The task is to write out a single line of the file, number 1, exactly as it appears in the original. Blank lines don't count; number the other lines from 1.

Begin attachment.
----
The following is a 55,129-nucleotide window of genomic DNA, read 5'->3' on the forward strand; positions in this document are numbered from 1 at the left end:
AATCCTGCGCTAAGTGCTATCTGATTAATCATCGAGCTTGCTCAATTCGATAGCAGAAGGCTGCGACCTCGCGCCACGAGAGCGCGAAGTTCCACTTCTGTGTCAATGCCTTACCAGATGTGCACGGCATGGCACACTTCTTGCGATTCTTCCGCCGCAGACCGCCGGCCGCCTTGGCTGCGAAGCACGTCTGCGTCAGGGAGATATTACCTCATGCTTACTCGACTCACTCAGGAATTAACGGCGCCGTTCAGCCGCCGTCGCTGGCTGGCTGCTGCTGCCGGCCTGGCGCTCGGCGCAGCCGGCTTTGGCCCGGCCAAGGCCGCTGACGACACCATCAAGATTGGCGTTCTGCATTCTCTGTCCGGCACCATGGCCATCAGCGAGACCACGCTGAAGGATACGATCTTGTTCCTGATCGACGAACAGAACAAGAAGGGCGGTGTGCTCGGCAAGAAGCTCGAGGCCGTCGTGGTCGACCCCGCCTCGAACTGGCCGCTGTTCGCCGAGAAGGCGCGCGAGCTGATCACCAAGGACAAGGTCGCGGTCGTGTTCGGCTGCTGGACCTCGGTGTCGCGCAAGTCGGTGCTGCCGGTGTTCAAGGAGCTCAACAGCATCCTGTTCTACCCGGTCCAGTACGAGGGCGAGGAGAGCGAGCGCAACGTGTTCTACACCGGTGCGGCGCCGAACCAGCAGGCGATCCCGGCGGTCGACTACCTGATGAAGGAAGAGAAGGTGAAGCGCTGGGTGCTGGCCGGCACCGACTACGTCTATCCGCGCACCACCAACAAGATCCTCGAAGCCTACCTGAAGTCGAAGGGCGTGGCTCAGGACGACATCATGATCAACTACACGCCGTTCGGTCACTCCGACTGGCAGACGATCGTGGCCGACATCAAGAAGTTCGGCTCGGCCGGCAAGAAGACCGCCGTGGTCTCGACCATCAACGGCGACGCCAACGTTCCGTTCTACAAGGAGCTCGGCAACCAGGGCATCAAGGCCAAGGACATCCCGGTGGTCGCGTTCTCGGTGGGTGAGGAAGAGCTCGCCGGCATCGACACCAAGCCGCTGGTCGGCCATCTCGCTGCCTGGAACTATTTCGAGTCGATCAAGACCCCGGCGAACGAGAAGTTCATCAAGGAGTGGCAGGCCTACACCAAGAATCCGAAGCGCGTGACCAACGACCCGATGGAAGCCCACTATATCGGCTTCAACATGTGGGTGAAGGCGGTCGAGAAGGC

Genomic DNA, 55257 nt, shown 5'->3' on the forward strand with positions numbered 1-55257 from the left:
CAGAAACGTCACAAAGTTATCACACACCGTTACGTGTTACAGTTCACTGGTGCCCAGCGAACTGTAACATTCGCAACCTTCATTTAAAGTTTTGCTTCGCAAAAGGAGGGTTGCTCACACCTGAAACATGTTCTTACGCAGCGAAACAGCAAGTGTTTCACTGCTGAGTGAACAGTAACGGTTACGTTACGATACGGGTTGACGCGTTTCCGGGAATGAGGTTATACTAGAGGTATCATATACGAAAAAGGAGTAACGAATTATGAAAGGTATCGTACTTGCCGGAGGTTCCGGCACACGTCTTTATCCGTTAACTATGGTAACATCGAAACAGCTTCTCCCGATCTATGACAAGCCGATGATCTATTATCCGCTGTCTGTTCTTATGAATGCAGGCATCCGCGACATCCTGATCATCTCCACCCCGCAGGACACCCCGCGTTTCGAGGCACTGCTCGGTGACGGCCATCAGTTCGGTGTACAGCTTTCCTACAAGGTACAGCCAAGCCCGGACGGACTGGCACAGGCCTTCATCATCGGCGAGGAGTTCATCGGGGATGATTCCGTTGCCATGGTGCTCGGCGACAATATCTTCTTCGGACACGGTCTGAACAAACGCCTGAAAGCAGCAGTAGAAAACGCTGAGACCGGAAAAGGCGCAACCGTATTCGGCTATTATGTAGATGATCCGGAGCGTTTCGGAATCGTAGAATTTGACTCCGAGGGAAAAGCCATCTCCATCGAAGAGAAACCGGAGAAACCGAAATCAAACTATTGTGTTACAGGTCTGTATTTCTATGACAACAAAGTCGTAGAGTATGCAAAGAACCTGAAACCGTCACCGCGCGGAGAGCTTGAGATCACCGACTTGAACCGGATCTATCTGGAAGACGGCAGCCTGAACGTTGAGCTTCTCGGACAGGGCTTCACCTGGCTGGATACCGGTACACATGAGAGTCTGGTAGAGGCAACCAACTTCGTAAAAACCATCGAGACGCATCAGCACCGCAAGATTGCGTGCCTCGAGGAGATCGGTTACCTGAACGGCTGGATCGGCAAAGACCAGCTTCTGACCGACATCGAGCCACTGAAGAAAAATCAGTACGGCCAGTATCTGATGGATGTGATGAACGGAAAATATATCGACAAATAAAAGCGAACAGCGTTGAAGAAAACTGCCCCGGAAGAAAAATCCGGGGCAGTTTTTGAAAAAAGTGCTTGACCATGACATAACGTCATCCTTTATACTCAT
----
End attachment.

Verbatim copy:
The following is a 55,129-nucleotide window of genomic DNA, read 5'->3' on the forward strand; positions in this document are numbered from 1 at the left end: